• Reconnect the air hose to the air box
    • Tighten the intake air tube clamp at the throttle body with an 8 mm socket
    • Reconnect the air sensor electrical connector

Tools needed for replacement

  • Materials, Fluids, and Supplies

    Dielectric Grease

  • Ratchets & Related

    Socket Extensions

    Torque Wrench

    Ratchet

  • Sockets - Metric

    8mm Socket

    10mm Socket

  • Sockets - SAE

    5/8 Inch Spark Plug Socket

Installation Video
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Hey friends. It's Len down at 1A Auto. Today we're going to be doing a very simple job. We're going to be doing spark plugs on 2016 Ram 1500 Hemi. It's going to be a simple job. The only problem is there's 16 of these bad boys, so it's going to take a while. You can do it. I'm going to be the guys who shows you how to do it. If you need these or any other parts, you can always come down to 1AAuto.com and check us out. Thanks.

All right friends, so we got her hooked up. We're up in here so we can see everything. What we're going to need to do, we're going to need to remove this air intake so we can take this off. We're going to take off a clamp down here. It's a small 8mm head. We'll take off a couple of clips. Hopefully this will come off the air filter box and we can get this right out of the way. Then we're going to go ahead and remove this so we can get to where the spark plugs and coils are.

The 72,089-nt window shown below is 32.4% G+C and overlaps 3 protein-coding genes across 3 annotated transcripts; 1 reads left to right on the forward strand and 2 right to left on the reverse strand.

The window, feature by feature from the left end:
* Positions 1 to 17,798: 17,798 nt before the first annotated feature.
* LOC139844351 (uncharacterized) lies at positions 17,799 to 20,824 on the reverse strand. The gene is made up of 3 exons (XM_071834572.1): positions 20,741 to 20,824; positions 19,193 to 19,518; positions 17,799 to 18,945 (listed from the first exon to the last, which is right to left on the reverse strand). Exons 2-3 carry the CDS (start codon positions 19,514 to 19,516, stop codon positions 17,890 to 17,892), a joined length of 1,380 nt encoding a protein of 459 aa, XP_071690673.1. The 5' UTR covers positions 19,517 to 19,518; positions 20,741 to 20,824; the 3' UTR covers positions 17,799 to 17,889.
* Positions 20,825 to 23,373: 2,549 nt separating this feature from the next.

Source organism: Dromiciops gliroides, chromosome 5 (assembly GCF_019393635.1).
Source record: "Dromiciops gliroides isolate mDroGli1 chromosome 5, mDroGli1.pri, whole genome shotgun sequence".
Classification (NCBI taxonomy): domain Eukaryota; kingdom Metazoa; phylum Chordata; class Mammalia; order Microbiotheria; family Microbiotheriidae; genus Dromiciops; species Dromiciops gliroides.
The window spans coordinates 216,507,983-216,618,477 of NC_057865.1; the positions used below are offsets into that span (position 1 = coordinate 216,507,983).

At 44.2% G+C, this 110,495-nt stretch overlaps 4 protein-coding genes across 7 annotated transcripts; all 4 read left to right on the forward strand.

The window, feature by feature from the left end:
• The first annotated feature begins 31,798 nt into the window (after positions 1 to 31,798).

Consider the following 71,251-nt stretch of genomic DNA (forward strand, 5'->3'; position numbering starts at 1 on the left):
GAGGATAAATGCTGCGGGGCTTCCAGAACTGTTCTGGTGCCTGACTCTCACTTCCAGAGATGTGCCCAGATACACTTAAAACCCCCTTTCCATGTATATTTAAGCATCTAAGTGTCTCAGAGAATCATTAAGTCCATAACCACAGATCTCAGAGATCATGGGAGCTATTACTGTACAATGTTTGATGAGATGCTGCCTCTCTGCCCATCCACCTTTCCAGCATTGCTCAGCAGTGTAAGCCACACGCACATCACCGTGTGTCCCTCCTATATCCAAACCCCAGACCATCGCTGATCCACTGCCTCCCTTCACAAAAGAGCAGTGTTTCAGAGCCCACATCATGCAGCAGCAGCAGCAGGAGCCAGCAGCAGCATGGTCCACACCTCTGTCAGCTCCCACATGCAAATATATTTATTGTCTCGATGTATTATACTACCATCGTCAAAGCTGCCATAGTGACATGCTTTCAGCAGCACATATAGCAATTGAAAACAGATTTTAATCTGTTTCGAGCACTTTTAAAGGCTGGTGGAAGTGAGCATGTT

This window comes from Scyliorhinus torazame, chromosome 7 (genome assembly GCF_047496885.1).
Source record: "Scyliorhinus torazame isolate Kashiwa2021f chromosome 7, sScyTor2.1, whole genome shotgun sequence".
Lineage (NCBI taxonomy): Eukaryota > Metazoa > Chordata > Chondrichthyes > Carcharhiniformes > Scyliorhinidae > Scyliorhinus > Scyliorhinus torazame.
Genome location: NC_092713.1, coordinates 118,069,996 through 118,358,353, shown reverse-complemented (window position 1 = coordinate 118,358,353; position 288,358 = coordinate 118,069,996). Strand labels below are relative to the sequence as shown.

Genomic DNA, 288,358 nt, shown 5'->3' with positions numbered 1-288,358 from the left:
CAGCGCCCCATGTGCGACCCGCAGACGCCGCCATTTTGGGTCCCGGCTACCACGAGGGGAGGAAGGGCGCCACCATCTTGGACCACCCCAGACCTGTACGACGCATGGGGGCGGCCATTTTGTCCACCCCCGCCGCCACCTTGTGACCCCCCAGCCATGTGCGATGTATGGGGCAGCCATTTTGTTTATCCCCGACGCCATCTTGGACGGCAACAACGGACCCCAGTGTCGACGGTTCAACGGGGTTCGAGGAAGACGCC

First what I want to do is get any electrical connectors off so I make sure I don't get any tugs. I'm going to squeeze a little tab under here. I'll show you what it looks like in a second. Right there. All I did was grab that with my finger and squeeze it in. You can see how that works. That just plugs into the air flow sensor. Next, I'm going to come over here. I'm going to look at what we got. This looks like it should just hopefully come off. I'm just going to try to pry it free. I can use my small screwdriver, or if you have a small pry bar, whatever you've got. It seems like it's going to get ready to come free so we can come over here, see if we can remove these clips. Should be one more back here that I can't see, so bear with me. Got my last clip.

Let's see if I can get that. This is going to come out. There's little slide ins right here. I'm going to see if I can lift up and pull out a little bit. Let's see how this works. There we are. You can see these nubs slide into the slide ins right here. Now what we can do, is we can see if we can get this hose the rest of the way off. There we are.